You Only Think You Know This Story.
Thus reads the book jacket’s dramatic intro, a single sentence in ominous red type. Here graphic novelist Derf Backderf, a highschool acquaintance of Jeffrey Dahmer, one of the most notorious serial killers in American history, offers a point of view most have never entertained. With extraordinary artistic skill, laudable sensitivity, and a certain lightness to temper the necessary gravity, the graphic memoir/biography tells the dark story of a brilliant young man’s descent into isolation, madness, and unimaginable violence.
While Backderfer does not ask readers to sympathize, or even empathize, with the character of Jeffrey Dahmer, he raises uncomfortable questions about the circumstances which create real-life monsters of the kind Dahmer became. We immediately recognize some age old questions: To what extent can we blame society, familial circumstance, and/or individual predisposition for the creation of someone like Dahmer? How do complicated, multiple causes come together to such evil effect? Backderfer seems to say that, in a sense, we are all to blame. At some point, we’ve all been the bully, we’ve all turned a blind eye to someone in need, we’ve all ignored or failed to read the signs. The narrator doesn’t even let himself off the hook, portraying himself as a distant, sometime-acquaintance and always complicit in Dahmer’s social exclusion and ostracism.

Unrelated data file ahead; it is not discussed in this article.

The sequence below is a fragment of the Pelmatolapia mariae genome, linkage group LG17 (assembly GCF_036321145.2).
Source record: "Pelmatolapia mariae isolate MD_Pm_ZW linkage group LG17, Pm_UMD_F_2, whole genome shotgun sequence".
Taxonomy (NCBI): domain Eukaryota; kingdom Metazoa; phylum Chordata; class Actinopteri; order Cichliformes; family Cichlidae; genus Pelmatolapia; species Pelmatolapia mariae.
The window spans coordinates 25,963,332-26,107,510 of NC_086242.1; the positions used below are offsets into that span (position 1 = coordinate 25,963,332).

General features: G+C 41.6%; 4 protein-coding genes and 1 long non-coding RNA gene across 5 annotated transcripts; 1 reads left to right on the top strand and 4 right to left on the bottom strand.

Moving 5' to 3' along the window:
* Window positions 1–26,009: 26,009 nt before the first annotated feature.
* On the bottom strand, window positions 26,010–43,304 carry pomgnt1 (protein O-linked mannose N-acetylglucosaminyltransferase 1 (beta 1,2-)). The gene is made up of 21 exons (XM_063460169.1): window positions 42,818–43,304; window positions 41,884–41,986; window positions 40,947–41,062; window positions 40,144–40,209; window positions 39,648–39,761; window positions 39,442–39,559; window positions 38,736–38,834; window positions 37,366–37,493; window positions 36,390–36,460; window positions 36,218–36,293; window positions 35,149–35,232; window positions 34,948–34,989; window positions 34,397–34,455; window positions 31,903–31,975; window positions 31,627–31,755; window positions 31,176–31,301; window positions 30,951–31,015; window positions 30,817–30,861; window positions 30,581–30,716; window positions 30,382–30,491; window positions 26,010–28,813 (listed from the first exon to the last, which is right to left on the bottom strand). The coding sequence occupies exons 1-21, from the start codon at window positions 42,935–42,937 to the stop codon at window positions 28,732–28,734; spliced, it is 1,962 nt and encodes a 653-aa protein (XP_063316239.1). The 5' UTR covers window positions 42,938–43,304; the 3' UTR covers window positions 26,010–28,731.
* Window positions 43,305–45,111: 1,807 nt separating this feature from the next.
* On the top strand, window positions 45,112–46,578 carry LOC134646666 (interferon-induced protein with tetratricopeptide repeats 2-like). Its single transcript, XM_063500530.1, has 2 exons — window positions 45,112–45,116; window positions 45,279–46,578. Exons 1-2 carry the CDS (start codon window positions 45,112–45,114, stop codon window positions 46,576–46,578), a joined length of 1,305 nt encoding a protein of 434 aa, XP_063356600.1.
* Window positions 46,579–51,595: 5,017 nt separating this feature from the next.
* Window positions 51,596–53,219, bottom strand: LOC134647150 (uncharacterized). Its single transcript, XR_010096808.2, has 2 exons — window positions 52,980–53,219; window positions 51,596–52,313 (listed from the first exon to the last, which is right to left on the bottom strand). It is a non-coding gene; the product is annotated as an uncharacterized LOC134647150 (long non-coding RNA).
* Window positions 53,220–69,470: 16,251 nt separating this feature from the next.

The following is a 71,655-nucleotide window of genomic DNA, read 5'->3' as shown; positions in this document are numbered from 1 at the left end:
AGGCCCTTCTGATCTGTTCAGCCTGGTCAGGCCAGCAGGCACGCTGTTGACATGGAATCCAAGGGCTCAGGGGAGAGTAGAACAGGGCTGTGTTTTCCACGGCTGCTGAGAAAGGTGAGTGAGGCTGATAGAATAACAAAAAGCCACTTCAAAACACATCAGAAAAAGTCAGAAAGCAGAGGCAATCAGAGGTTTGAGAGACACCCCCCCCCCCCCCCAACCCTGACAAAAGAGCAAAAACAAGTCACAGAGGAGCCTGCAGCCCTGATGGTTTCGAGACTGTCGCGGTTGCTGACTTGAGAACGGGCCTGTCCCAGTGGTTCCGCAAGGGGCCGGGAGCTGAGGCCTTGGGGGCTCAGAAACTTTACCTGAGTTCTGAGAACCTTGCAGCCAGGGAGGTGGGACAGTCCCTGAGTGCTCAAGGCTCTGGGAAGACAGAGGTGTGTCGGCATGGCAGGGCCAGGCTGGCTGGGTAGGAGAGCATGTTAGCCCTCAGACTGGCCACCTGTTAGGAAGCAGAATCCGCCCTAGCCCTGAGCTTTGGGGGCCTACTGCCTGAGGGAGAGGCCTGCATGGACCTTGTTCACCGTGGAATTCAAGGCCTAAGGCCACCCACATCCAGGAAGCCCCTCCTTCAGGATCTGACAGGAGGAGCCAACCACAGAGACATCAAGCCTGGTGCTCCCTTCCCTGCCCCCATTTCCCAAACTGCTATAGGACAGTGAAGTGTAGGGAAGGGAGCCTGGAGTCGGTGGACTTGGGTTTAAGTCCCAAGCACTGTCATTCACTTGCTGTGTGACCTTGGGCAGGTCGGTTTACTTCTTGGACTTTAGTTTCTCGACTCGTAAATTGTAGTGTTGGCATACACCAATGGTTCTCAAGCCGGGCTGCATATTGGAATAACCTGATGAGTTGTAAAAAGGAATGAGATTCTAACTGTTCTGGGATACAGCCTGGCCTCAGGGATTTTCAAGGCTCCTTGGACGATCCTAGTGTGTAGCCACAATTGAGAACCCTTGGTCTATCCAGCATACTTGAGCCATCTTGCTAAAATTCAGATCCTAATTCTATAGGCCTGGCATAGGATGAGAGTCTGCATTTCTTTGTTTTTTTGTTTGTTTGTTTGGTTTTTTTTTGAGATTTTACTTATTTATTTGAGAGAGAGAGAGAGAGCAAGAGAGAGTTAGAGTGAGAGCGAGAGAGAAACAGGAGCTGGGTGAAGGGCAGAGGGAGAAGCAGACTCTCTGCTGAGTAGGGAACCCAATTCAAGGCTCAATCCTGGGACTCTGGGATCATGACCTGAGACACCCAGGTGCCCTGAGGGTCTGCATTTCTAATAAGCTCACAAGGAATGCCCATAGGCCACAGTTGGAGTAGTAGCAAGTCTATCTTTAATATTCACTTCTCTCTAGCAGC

But, Backderfer does not completely refrain from fingerpointing. He emphasizes Dahmer’s abandonment by his parents and repeatedly asks “Where were the adults?” at this pivotal point in a troubled young man’s life. Clearly, Backderfer believes Dahmer’s fate wasn’t sealed. Things could have been different. We may only be able to imagine how, but Backderfer asks us to believe that underneath it all, Dahmer’s trajectory, unusual though it was, still represents a human story. Short of recognizing this, we refuse to look beyond the cartoonish character Dahmer and similarly monstrous figures take on in our collective imaginations and dismiss, rather than try to understand, what they might have to tell about the darker corners of the human experience. Recommended for grade 9 and up.
Possible text pairings:
Mary Shelley’s Frankenstein, Robert Louis Stevenson’s Strange Case of Dr. Jekyll and Mr. Hyde, thematic units investigating barbarism, monsters, villains, etc.
Backderf, Derf. My Friend Dahmer. New York: Abrams ComicArts, 2012. Print.